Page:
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‘Early education’ key to less crime

luigimarshall, [email protected]

‘Early education’ key to less crime

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THE RECENT UPSURGE in criminal activity among young people in Barbados is making trade unionist and president of the Democratic League of Women, Yvonne Walkes, think that the problem lies in early childhood education.
And she is calling on people “who work at day care centres to be trained in parenting and personal development skills” in order to “transmit virtues to the children”.
“Children are going into day care centres very early and the centres must assist in preparing the children [for adulthood].”
She said many of the children were in the hands of day care for more than eight hours and facilitators should adopt the role of parents.
Walkes said the recent attacks – not only on Senator Irene Sandiford-Garner, who was injured while sitting in a car park, but on the average Barbadian – point to a crime situation that was getting out of hand.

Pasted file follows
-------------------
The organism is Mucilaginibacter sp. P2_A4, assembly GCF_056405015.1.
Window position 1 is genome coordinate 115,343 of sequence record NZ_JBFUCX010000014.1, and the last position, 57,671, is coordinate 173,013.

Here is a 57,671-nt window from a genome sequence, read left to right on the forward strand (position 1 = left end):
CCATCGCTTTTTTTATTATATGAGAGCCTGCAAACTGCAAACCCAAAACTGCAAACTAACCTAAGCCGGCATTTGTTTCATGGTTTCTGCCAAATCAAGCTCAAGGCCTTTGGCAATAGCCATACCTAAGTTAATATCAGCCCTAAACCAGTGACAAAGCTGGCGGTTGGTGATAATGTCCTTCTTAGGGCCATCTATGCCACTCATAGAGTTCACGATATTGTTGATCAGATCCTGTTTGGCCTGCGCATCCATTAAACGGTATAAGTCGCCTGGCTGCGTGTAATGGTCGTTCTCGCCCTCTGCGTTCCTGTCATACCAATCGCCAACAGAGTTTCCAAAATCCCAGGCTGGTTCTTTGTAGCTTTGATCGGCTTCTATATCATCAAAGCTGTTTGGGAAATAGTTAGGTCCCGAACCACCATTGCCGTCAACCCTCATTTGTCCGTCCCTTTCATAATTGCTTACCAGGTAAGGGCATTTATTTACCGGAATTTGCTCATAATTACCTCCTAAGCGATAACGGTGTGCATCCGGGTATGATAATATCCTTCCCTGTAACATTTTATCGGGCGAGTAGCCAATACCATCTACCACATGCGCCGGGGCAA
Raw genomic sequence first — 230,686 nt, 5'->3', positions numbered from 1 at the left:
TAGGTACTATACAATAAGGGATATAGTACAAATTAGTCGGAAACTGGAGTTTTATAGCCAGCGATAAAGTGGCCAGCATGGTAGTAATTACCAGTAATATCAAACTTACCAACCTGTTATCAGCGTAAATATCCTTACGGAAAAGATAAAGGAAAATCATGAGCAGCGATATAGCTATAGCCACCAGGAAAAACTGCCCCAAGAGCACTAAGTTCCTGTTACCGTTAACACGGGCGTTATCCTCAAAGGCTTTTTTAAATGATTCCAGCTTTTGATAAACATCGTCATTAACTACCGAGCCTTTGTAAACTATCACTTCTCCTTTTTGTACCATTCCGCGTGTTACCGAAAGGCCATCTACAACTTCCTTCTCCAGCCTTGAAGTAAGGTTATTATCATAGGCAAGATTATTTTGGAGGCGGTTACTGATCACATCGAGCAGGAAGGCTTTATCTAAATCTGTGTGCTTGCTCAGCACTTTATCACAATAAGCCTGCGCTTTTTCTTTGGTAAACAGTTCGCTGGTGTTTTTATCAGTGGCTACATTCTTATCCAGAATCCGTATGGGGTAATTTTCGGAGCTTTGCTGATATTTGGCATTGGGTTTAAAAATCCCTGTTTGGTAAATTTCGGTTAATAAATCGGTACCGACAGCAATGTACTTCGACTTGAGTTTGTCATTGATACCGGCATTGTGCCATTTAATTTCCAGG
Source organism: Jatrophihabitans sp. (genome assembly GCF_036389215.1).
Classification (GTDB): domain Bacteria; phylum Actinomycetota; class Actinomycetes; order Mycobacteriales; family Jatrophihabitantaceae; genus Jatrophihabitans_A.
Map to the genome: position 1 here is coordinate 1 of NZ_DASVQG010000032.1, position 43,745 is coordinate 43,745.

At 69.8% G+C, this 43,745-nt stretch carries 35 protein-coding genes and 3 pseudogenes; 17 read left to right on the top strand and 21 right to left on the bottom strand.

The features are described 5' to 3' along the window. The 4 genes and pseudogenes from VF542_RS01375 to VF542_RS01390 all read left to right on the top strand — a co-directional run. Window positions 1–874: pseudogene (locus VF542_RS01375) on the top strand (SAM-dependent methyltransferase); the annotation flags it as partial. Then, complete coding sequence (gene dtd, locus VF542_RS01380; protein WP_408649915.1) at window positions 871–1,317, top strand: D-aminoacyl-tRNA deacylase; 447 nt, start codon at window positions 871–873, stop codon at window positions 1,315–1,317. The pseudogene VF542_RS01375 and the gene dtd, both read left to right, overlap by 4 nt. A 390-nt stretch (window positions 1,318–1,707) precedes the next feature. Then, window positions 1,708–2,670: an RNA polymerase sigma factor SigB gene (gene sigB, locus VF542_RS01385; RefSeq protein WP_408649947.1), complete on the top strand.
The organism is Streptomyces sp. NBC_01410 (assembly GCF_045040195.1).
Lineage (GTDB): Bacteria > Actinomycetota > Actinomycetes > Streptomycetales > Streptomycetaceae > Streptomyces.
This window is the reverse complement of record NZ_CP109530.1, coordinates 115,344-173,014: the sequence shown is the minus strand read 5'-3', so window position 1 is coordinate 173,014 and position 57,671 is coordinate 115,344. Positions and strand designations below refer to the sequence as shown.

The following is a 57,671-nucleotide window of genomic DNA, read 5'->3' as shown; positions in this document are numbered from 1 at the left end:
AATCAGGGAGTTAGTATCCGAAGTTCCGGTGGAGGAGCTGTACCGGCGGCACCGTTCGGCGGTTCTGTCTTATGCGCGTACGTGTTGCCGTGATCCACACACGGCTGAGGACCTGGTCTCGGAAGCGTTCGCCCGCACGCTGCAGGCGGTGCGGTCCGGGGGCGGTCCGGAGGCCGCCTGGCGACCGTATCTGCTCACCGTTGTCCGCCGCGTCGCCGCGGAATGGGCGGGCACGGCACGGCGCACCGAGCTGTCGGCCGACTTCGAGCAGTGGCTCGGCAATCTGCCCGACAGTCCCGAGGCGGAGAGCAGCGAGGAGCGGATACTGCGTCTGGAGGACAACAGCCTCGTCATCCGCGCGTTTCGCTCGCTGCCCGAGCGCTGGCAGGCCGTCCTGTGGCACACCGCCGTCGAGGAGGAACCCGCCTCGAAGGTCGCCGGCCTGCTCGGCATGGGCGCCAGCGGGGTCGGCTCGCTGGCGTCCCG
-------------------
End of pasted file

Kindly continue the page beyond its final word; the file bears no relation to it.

“I am suggesting that we deal with our children at a very early age in order to reduce the motivation [for crime] that young people will have as adults.”
Walkes, speaking to the MIDWEEK?NATION, was of the view that training was part of the recruitment process in dealing with supervision at day cares, but she is also calling for “a more structured and organized approach”.
“If we have day care centres springing up everywhere, one cannot guarantee that a person who works there will be trained to deal with children.
“I am not talking about the [legal] structure because that will come under health care and fire safety as part of the institutional behaviour.
“I am calling for a grounding of the children so as to prevent them [from graduating to crime].”
She also said children must not be made to think that they could get away with crime at the expense of others.
“When they become teenagers, some of them may still be stuck in their childhood years – an indication that they might not have passed comfortably through the development of childhood and they are suffering from a number of things and do not know how to deal with them. The children are crying out for help and they go where they feel they can survive.”
“People nowadays feel that if you are so-called confident, you can be unmannerly; you have to have confidence going in the right direction, not behaving as you like.
“That is why I speak about ‘virtues’, not values, because people have different value systems,” said Walkes. (JS)